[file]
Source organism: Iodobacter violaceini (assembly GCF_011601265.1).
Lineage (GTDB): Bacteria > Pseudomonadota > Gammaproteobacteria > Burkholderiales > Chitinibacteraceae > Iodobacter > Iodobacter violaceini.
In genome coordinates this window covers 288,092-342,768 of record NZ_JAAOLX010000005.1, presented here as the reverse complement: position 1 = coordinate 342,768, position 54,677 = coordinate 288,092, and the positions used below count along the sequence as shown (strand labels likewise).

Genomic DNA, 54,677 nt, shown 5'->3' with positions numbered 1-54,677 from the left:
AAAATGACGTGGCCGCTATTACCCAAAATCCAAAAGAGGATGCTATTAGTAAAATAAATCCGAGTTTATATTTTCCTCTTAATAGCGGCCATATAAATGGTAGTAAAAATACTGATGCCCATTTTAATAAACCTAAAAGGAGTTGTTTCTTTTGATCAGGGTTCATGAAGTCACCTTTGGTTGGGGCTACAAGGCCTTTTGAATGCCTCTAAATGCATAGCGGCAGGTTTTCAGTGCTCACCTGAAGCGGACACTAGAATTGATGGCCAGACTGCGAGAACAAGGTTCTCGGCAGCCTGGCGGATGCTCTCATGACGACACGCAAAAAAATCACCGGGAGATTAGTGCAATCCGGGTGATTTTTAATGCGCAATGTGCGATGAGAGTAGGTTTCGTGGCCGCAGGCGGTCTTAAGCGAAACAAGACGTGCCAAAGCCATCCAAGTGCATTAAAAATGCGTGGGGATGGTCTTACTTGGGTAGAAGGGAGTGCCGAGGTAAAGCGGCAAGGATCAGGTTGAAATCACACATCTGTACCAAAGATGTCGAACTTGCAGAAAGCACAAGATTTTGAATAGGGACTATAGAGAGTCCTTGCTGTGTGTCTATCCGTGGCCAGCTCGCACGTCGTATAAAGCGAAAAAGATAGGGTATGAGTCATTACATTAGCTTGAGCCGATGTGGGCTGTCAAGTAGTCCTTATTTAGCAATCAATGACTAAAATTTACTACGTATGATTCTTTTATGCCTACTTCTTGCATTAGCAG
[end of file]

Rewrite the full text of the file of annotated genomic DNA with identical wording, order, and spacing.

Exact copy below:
Source organism: Iodobacter violaceini (assembly GCF_011601265.1).
Lineage (GTDB): Bacteria > Pseudomonadota > Gammaproteobacteria > Burkholderiales > Chitinibacteraceae > Iodobacter > Iodobacter violaceini.
In genome coordinates this window covers 288,092-342,768 of record NZ_JAAOLX010000005.1, presented here as the reverse complement: position 1 = coordinate 342,768, position 54,677 = coordinate 288,092, and the positions used below count along the sequence as shown (strand labels likewise).

Genomic DNA, 54,677 nt, shown 5'->3' with positions numbered 1-54,677 from the left:
AAAATGACGTGGCCGCTATTACCCAAAATCCAAAAGAGGATGCTATTAGTAAAATAAATCCGAGTTTATATTTTCCTCTTAATAGCGGCCATATAAATGGTAGTAAAAATACTGATGCCCATTTTAATAAACCTAAAAGGAGTTGTTTCTTTTGATCAGGGTTCATGAAGTCACCTTTGGTTGGGGCTACAAGGCCTTTTGAATGCCTCTAAATGCATAGCGGCAGGTTTTCAGTGCTCACCTGAAGCGGACACTAGAATTGATGGCCAGACTGCGAGAACAAGGTTCTCGGCAGCCTGGCGGATGCTCTCATGACGACACGCAAAAAAATCACCGGGAGATTAGTGCAATCCGGGTGATTTTTAATGCGCAATGTGCGATGAGAGTAGGTTTCGTGGCCGCAGGCGGTCTTAAGCGAAACAAGACGTGCCAAAGCCATCCAAGTGCATTAAAAATGCGTGGGGATGGTCTTACTTGGGTAGAAGGGAGTGCCGAGGTAAAGCGGCAAGGATCAGGTTGAAATCACACATCTGTACCAAAGATGTCGAACTTGCAGAAAGCACAAGATTTTGAATAGGGACTATAGAGAGTCCTTGCTGTGTGTCTATCCGTGGCCAGCTCGCACGTCGTATAAAGCGAAAAAGATAGGGTATGAGTCATTACATTAGCTTGAGCCGATGTGGGCTGTCAAGTAGTCCTTATTTAGCAATCAATGACTAAAATTTACTACGTATGATTCTTTTATGCCTACTTCTTGCATTAGCAG